That's the title of a new report from Social Market Foundation which offers some excellent insights on how landlords can adapt their proposition to meet the needs of an evolving market.
SMF's report outlines how the sector might evolve over the coming years and highlights renters' appetites for policy change to improve the rental experience.
Background - how the market has evolved
Since 2000, the proportion of households in the private rental sector has increased from 1 in 10 to 1 in 5, with growth particularly strong in the under 35 age group. The reasons are up for debate, but likely include rising home prices and lower mortgage availability, combined with increased availability of rental properties due to the introduction of buy to let mortgages.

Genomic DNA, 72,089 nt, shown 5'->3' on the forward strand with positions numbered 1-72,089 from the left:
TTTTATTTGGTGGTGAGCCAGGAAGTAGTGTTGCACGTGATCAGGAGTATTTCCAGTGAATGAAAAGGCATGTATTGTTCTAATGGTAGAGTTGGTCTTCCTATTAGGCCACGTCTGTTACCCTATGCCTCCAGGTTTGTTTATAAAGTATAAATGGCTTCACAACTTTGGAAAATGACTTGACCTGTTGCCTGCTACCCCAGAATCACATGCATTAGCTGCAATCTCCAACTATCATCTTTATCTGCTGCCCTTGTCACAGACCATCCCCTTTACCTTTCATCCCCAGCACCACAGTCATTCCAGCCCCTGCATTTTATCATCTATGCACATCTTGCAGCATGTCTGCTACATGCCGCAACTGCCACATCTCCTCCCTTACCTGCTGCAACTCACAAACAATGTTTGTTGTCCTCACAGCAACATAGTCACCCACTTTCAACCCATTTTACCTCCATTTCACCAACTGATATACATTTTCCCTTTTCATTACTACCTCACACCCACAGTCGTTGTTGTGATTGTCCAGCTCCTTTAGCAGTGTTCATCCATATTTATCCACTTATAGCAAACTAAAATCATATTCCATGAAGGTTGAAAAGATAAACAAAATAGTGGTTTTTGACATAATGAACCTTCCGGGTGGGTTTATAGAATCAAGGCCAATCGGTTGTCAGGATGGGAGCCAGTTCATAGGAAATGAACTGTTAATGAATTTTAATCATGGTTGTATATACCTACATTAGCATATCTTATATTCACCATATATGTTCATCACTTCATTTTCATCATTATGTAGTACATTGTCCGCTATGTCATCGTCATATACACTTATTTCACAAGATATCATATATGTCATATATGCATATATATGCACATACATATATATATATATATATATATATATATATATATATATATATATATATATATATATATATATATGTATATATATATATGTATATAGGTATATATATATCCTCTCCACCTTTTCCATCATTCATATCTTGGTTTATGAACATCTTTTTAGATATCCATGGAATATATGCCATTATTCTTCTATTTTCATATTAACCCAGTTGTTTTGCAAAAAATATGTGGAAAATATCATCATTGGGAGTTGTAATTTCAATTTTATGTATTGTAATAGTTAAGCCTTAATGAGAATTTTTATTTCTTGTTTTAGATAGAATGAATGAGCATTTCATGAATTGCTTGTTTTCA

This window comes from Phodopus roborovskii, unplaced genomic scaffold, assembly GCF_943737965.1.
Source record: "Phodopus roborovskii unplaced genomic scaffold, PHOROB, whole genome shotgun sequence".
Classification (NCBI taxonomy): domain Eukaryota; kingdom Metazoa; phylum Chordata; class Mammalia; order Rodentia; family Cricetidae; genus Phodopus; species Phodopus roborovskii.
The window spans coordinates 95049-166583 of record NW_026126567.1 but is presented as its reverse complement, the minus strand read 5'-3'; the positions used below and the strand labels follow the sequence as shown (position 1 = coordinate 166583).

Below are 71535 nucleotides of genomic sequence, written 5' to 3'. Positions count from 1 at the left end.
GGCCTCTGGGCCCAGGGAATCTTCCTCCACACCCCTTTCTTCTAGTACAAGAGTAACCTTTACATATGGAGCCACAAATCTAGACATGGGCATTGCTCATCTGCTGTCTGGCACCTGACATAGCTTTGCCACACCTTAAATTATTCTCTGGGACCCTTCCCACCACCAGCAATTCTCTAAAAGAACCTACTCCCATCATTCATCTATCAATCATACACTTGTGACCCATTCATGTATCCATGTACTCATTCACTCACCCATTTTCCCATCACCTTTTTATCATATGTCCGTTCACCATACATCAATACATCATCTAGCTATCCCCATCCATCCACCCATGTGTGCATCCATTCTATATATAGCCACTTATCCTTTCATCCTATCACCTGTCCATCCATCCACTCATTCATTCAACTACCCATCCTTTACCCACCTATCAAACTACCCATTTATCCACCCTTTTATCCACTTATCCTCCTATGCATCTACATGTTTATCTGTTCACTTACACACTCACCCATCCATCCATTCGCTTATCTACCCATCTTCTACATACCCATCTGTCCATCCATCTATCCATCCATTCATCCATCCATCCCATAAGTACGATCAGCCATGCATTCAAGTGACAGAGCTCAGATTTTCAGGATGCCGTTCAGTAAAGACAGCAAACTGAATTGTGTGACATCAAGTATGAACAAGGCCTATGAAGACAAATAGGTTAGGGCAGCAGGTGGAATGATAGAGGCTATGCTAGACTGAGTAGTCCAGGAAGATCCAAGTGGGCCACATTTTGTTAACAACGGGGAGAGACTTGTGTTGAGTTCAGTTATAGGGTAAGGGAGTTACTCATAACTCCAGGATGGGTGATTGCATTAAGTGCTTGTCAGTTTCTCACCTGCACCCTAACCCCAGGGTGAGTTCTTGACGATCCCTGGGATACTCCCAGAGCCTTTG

Since 2015/16 there has been a small decline in private rentals, due in part to a slight uptick in owner occupation and government policies to reduce the attractiveness to buy to let landlords.
The level of renters' satisfaction
Society's attention naturally falls on a minority of private renters who have had bad experiences, particularly 'no fault' evictions.
SMF points out that this focus can be misleading. It's report highlights that the vast majority - 81% - are happy with their current home and 85% with their landlord.
The main dissatisfaction identified was the need to be in the private sector. Home ownership is widely perceived as a financially better long term option and two thirds of renters expect to leave the rental sector within 15 years.
Possible futures for the rental sector
The report looked at three possible scenarios for the future size of the private rental market. The results vary widely.
How to improve the sector for renters
The Levelling Up White Paper published last month set out areas for improvement in the relationship between renters and landlords including a Decent Homes Standard. The Social Market Foundation goes further.
Those looking for a deeper dive can download the full report here